University of Oulu

Stape, T., Seseogullari-Dirihan, R., Tjäderhane, L., Abuna, G., Martins, L., Tezvergil-Mutluay, A. (2018) A novel dry-bonding approach to reduce collagen degradation and optimize resin-dentin interfaces. Scientific Reports, 8 (1), 16890. doi:10.1038/s41598-018-34726-8

A novel dry-bonding approach to reduce collagen degradation and optimize resin-dentin interfaces

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Author: Stape, Thiago Henrique Scarabello1,2; Seseogullari-Dirihan, Roda1,2; Tjäderhane, Leo3,4;
Organizations: 1Department of Restorative Dentistry and Cariology, Adhesive Dentistry Research Group, Institute of Dentistry, University of Turku
2Turku University Hospital, TYKS, University of Turku
3Department of Oral and Maxillofacial Diseases, University of Helsinki, Helsinki, Finland and Helsinki University Hospital
4Research Unit of Oral Health Sciences, Medical Research Center Oulu (MRC Oulu), Oulu University Hospital and University of Oulu
5Piracicaba Dental School, University of Campinas, Department of Restorative Dentistry, Dental Materials Area
6Piracicaba Dental School, University of Campinas, Department of Restorative Dentistry
Format: article
Version: published version
Access: open
Online Access: PDF Full Text (PDF, 2.5 MB)
Persistent link: http://urn.fi/urn:nbn:fi-fe201901182497
Language: English
Published: Springer Nature, 2018
Publish Date: 2019-01-18
Description:

Abstract

In dentistry, the wet-bonding approach relies on water to maintain demineralized collagen expanded for proper resin infiltration; nevertheless, hydrolytic instability of the resin-dentin interface is inevitable with current bonding techniques. Considering dimethyl sulfoxide’s (DMSO) ability to “biomodify” collagen and precipitate enzymes, the aim was to test whether the use of DMSO would permit adequate resin bonding to H3PO4-etched dehydrated dentin and assess its impact on collagen degradation by host-derived enzymes. Etched dentin surfaces from extracted sound human molars were randomly bonded in wet or dry conditions using aqueous or ethanolic DMSO solutions as pretreatments and bonding resins with or without DMSO. Bonded teeth were sectioned into resin-dentin slabs for confocal in situ zymography and beams for microtensile bond strength test. Demineralized powdered dentin was incubated in the tested DMSO -media and a hydroxyproline assay evaluated dissolution of collagen peptides. Zymography was performed on protein extracts obtained from dry and wet H3PO4-ecthed dentin powder treated with the DMSO- media. The correlative biochemical analysis demonstrated that reduction of water content during dentin hybridization by the innovative dry-bonding approaches with DMSO is effective to inactivate host-derived MMP-2 and MMP-9 and thus reduce collagen degradation while simultaneously optimizing resin-dentin bonding.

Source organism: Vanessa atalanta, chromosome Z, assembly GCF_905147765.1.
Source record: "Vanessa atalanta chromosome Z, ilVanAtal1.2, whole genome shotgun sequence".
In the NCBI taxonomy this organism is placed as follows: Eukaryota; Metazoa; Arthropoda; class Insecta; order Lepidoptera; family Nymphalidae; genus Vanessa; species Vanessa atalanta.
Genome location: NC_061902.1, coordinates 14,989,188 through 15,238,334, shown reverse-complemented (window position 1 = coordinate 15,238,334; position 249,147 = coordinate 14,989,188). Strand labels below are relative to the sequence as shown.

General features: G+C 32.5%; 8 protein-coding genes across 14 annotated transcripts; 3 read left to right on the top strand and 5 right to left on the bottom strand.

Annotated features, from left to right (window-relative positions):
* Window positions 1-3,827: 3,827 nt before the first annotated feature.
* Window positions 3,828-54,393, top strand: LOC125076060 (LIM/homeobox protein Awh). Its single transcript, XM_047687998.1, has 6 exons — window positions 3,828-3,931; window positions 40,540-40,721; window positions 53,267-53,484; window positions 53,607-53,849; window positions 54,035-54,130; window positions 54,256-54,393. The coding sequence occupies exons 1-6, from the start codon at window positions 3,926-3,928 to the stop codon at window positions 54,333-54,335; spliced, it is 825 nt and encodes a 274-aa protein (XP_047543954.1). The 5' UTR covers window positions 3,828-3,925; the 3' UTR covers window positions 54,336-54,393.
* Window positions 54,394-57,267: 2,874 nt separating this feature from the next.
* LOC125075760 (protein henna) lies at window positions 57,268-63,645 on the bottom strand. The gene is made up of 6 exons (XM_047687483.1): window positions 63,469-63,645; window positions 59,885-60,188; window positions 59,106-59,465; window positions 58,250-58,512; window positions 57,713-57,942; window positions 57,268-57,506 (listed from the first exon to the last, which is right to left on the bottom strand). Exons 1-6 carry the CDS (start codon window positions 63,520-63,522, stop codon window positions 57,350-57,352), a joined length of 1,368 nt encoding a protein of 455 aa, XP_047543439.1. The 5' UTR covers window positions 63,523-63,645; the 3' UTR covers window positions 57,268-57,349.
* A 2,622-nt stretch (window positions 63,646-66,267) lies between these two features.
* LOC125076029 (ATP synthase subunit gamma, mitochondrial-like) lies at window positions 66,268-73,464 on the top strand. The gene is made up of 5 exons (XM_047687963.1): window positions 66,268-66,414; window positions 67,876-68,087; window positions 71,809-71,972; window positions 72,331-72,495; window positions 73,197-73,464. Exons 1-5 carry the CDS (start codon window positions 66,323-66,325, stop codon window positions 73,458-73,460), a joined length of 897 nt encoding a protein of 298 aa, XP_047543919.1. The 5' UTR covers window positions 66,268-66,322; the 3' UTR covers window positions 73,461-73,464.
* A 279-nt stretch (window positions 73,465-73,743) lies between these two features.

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Series: Scientific reports
ISSN: 2045-2322
ISSN-E: 2045-2322
ISSN-L: 2045-2322
Volume: 8
Article number: 16890
DOI: 10.1038/s41598-018-34726-8
OADOI: https://oadoi.org/10.1038/s41598-018-34726-8
Type of Publication: A1 Journal article – refereed
Field of Science: 313 Dentistry
Subjects:
Funding: This work was supported by grant #296653 from the Academy of Finland to AT-M (PI), EVO funding of Turku University Hospital to AT-M (PI) and CIMO fellowship funding to THSS.
Academy of Finland Grant Number: 296653
Detailed Information: 296653 (Academy of Finland Funding decision)
Dataset Reference: Electronic supplementary material:
  https://static-content.springer.com/esm/art%3A10.1038%2Fs41598-018-34726-8/MediaObjects/41598_2018_34726_MOESM1_ESM.pdf
Copyright information: © The Author(s) 2018. This article is licensed under a Creative Commons Attribution 4.0 International License, which permits use, sharing, adaptation, distribution and reproduction in any medium or format, as long as you give appropriate credit to the original author(s) and the source, provide a link to the Creative Commons license, and indicate if changes were made. The images or other third party material in this article are included in the article’s Creative Commons license, unless indicated otherwise in a credit line to the material. If material is not included in the article’s Creative Commons license and your intended use is not permitted by statutory regulation or exceeds the permitted use, you will need to obtain permission directly from the copyright holder. To view a copy of this license, visit http://creativecommons.org/licenses/by/4.0/.
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